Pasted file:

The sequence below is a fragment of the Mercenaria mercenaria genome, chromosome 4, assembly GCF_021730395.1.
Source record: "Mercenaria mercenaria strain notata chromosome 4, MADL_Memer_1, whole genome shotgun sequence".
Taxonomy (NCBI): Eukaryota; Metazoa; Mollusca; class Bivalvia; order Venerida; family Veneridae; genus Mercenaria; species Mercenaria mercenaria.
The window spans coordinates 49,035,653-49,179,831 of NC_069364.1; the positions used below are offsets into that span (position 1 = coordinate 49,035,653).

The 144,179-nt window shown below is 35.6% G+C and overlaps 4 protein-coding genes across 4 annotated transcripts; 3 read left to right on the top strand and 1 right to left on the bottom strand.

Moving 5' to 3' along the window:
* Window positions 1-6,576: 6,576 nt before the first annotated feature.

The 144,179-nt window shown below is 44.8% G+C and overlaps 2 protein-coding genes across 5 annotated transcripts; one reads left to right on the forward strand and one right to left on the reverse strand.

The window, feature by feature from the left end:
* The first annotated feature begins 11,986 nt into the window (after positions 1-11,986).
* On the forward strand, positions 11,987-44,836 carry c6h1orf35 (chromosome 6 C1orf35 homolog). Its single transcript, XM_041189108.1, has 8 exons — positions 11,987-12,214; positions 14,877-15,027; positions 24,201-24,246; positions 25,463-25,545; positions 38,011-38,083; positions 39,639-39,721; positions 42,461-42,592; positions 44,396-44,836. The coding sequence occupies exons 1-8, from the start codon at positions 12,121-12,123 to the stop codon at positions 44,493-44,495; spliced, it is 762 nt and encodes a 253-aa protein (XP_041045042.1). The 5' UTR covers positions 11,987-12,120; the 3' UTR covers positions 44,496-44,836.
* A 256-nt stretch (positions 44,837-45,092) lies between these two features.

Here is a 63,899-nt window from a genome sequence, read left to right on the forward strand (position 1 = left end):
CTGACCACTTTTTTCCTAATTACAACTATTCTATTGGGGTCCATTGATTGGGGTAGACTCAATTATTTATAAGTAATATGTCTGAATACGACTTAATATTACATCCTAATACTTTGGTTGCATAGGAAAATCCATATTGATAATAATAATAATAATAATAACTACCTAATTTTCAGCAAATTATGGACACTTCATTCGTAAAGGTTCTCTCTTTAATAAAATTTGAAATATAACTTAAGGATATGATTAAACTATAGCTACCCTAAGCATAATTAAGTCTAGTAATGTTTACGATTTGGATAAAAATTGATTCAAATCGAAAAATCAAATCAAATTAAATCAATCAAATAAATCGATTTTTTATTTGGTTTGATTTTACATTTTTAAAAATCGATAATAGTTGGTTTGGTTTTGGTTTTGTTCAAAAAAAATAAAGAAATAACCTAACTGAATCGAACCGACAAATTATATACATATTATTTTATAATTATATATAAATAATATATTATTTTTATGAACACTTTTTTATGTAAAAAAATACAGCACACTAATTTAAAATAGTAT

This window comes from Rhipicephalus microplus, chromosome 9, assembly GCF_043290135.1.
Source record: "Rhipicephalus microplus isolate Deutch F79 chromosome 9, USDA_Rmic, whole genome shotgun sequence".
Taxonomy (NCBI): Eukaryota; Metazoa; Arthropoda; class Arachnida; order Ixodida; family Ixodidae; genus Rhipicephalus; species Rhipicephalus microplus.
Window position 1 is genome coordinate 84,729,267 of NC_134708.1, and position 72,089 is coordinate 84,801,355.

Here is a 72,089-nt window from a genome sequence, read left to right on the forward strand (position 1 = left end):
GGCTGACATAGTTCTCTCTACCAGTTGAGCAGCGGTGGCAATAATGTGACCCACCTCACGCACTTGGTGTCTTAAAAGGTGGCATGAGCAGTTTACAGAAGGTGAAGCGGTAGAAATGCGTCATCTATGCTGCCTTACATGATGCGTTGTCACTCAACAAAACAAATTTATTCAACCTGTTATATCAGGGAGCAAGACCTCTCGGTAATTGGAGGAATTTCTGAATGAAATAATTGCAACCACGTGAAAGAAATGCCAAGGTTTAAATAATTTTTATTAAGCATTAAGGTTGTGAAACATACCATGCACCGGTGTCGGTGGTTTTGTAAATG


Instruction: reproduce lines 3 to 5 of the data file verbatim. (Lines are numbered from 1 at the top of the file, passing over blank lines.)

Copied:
Taxonomy (NCBI): Eukaryota; Metazoa; Mollusca; class Bivalvia; order Venerida; family Veneridae; genus Mercenaria; species Mercenaria mercenaria.
The window spans coordinates 49,035,653-49,179,831 of NC_069364.1; the positions used below are offsets into that span (position 1 = coordinate 49,035,653).

The 144,179-nt window shown below is 35.6% G+C and overlaps 4 protein-coding genes across 4 annotated transcripts; 3 read left to right on the top strand and 1 right to left on the bottom strand.